Tarsis Daylan Brito Sepulveda-Coelho

Tarsis Daylan Brito Sepulveda-Coelho

PhD candidate

Department of International Relations

Connect with me

English, French, Portuguese, Spanish
Key Expertise
Border Studies; Migration; Race Studies; International Security;

About me

Originally from Teresina, Brazil, I hold a BA in International Relations from the University of Brasilia (UnB) and an MSc in International Relations Theory (distinction) from LSE. Throughout my PhD at LSE, I have been Editor at Millennium: Journal of International Studies (Vol. 50) and have taught International Security (IR205). Currently, I work as an Associate Editor at Millennium: Journal of International Studies.

Research topic

Policing Humanity: Colonialism, Race, and Modernity at Europe’s borders

My research engages in conversation with Poststructural theory, new materialisms/posthumanism, race studies, and postcolonial literature so as to make sense of and critique some of the European reactions to what is often named ‘the European migrant crisis’. On a theoretical level, my research interrogates what I call the continuous presence of Cartesian Dualism in IR, that is, how critical literature within the discipline still leaves intact some Cartesian binaries, such as human/nonhuman, matter/language, body/mind, etc. On one hand, it demonstrates how this situation persists notwithstanding the recent critiques of anthropocentrism carried out by Poststructural and New Materialist/Posthumanist literature in IR. On the other, it illuminates the politics behind the production and maintenance of these Cartesian binaries and their links with colonial and racist practices of subjugation internationally.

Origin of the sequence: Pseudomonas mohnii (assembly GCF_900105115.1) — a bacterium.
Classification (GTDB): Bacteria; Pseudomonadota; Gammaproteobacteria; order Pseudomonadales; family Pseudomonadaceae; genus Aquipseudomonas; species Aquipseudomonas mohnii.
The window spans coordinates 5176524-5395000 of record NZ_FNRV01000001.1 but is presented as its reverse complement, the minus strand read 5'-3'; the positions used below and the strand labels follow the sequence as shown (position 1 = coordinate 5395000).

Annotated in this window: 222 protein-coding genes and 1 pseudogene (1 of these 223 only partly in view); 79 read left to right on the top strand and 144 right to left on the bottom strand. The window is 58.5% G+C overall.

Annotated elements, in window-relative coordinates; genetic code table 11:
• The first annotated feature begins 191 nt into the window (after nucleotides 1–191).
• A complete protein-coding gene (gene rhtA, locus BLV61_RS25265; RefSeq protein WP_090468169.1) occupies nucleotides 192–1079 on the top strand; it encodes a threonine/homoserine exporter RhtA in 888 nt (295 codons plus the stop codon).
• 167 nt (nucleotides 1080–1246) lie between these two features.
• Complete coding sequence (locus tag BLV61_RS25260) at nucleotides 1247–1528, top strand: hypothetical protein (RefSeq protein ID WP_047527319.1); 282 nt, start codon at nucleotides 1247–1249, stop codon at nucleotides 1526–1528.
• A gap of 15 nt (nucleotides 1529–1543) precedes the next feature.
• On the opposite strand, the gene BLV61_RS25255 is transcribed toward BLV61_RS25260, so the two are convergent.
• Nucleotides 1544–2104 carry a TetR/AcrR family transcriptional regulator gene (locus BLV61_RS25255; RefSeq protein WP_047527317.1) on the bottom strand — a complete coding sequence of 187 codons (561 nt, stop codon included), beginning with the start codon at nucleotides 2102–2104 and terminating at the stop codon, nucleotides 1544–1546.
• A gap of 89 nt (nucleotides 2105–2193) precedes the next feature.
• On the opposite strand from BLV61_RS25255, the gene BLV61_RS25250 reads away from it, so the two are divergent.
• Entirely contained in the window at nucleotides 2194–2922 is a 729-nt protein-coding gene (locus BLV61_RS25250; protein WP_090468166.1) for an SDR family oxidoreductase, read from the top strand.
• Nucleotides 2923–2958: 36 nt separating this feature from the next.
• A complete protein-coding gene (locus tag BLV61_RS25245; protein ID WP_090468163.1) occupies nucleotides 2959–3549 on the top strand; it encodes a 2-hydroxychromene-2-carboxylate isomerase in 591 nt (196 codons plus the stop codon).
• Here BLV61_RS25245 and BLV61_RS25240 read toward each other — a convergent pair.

On a more empirical level, my research engages with Critical Security Studies, Migration, and Border Studies. It analyses the European migrant crisis so as to unveil how racist and colonial ‘Cartesian demarcations’ have been undergirding some of the policies implemented by the EU and/or state governments in order to control and govern migration in Europe. In doing so, my work engages with themes such as ‘the human’, materiality, and race so as to unearth the complex ways through which these concepts are produced via migration regimes, and to expose what they enable politically in terms of subjugation and dehumanisation of the migrant. This is undertaken with the support of authors such as Sylvia Wynter, Alexander G. Weheliye, Zakiyyah Iman Jackson and Julietta Singh.

Teaching experience

  • IREL – 185329 Contemporary International Relations Theories (University of Brasilia/UnB)
  • IR205 - International Security (LSE)

Academic supervisors

Katharine Millar
Mark Hoffman

Research Cluster affiliation

Theory/Area/History Research Cluster


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Expertise Details

Critical Race Theory; Mobility Studies; Political Geography; Migration; Posthumanism; Critical IR Theory; Postcolonialism; Border Dynamics; Sovereignty